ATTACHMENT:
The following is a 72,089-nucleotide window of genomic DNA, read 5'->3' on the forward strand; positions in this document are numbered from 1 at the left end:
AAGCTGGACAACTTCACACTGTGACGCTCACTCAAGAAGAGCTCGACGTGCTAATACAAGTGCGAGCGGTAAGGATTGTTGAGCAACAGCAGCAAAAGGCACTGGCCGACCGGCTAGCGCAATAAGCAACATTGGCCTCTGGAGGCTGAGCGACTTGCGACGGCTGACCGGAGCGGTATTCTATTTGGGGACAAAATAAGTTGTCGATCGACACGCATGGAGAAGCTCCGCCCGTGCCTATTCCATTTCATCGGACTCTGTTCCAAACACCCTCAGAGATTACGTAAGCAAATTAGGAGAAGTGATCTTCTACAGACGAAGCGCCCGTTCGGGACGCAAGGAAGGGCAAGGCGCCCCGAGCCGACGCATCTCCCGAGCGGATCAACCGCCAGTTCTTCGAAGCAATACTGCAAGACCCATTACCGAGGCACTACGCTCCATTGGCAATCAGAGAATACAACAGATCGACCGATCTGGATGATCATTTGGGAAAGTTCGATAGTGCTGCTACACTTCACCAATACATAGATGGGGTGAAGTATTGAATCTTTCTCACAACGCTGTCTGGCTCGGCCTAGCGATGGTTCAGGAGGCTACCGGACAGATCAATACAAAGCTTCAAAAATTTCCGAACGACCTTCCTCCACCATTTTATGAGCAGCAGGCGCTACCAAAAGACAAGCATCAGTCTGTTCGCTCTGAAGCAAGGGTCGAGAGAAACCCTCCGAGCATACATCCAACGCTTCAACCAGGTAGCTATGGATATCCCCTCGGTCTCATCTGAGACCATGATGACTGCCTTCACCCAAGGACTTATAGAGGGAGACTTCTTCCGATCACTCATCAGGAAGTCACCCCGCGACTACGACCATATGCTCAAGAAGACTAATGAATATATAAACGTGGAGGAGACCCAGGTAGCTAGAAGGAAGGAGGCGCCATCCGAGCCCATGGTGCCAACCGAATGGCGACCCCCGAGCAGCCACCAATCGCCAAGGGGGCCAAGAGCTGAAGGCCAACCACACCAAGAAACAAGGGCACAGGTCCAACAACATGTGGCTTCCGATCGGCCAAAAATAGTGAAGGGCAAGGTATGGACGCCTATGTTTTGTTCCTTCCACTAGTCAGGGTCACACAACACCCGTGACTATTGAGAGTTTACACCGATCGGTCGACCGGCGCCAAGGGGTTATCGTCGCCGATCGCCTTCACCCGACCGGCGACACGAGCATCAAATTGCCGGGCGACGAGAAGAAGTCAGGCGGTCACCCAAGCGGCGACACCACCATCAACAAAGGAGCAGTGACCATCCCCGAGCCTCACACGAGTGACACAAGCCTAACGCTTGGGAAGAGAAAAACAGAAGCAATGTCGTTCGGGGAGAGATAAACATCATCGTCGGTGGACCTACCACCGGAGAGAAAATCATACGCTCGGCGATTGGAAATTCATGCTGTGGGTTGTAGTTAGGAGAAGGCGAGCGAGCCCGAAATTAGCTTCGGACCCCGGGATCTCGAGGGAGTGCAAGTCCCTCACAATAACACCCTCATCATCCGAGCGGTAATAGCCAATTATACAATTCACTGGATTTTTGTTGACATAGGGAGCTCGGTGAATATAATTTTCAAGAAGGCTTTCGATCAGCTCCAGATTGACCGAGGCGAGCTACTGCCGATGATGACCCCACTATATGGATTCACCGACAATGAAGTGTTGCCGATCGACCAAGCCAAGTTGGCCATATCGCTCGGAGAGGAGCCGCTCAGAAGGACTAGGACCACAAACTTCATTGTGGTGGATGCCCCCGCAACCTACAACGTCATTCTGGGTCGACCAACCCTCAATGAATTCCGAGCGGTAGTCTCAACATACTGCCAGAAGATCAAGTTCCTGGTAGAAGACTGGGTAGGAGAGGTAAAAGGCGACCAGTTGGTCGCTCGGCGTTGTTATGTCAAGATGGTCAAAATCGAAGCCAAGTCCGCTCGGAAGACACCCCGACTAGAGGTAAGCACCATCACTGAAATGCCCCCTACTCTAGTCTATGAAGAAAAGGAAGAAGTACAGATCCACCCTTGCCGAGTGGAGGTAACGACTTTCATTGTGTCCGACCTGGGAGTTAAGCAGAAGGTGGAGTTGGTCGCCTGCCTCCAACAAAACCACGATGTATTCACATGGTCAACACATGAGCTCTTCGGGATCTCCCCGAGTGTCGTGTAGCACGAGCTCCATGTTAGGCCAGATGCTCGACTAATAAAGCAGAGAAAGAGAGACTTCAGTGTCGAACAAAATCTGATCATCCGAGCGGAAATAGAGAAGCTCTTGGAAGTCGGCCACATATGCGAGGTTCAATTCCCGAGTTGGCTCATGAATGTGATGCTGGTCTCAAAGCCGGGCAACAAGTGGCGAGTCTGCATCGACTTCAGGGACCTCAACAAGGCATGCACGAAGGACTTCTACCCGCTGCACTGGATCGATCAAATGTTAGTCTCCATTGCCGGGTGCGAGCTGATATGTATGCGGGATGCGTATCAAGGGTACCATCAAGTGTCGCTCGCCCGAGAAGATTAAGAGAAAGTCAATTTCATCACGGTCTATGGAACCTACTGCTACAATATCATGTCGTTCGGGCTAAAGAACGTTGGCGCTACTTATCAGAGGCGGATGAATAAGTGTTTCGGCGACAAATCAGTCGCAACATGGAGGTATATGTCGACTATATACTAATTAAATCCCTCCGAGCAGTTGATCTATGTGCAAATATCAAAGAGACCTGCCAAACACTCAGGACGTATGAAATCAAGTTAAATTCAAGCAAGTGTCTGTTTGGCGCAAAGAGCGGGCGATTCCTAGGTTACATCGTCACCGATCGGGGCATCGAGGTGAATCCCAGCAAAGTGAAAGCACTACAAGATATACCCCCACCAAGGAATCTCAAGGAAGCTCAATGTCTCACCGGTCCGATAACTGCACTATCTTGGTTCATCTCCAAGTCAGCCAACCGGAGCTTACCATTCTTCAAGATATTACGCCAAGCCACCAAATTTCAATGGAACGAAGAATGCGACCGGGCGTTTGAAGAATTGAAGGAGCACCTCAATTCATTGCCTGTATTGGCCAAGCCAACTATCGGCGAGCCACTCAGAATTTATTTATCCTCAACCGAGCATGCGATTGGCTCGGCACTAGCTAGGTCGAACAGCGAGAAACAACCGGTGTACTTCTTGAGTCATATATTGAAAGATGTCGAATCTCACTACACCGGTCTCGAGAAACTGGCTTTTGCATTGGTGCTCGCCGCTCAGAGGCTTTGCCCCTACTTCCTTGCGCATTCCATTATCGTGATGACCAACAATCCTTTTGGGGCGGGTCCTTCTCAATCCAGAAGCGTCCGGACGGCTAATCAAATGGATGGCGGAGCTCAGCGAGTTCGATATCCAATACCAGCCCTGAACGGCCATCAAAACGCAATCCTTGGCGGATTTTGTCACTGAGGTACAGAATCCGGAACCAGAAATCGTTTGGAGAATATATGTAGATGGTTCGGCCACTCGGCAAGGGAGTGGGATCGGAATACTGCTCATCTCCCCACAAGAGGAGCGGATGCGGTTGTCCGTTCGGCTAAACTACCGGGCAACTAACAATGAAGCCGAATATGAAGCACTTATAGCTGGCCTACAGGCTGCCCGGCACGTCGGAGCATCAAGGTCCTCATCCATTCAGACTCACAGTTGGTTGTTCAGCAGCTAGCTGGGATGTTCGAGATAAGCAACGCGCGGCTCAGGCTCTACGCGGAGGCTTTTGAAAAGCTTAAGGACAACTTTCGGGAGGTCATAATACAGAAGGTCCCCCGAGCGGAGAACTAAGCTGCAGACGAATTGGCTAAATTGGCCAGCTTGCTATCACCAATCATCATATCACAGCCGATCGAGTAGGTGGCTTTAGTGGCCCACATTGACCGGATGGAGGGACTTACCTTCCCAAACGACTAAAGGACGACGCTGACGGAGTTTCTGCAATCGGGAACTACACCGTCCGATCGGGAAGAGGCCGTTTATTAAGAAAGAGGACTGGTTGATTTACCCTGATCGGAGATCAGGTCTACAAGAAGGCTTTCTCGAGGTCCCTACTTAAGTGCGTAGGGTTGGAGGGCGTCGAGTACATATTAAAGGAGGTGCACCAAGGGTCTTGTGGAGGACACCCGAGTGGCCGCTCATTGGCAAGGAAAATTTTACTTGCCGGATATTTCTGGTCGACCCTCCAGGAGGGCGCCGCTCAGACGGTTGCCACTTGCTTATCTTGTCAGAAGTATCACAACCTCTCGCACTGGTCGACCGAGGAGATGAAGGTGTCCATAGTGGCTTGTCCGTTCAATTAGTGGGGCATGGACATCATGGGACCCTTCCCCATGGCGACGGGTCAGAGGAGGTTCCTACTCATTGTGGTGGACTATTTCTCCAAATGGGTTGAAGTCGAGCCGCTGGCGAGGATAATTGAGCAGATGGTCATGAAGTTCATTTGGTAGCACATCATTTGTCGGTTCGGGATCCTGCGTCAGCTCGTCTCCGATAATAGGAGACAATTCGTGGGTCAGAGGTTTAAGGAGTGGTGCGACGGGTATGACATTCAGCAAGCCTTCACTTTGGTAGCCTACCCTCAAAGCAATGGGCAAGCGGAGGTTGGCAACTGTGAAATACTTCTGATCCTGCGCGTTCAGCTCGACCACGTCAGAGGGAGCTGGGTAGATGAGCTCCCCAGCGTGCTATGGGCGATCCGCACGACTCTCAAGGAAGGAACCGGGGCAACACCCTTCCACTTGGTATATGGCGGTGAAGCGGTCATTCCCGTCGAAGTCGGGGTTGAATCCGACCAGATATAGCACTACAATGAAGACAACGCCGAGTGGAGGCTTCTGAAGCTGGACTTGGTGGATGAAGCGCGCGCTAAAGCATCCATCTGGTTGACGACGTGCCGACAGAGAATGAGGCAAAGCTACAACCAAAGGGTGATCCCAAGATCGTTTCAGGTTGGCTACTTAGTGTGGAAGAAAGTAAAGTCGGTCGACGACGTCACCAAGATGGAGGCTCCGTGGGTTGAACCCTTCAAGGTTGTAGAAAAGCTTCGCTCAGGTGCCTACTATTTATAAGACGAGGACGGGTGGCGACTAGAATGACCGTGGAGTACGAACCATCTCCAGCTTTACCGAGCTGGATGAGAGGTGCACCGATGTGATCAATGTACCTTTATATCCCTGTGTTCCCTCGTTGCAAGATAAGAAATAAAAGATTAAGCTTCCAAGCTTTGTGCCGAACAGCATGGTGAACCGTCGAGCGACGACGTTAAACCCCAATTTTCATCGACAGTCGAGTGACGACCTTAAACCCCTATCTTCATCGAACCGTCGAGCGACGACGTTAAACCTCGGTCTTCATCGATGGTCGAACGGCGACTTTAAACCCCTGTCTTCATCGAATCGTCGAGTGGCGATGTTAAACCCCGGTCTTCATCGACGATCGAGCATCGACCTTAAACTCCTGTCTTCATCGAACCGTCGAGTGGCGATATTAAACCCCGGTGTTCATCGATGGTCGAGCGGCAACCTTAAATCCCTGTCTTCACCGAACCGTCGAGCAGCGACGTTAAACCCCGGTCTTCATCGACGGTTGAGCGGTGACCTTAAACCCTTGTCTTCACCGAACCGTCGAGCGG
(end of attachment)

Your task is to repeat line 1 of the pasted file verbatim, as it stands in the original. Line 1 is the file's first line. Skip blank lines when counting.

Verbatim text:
The following is a 72,089-nucleotide window of genomic DNA, read 5'->3' on the forward strand; positions in this document are numbered from 1 at the left end: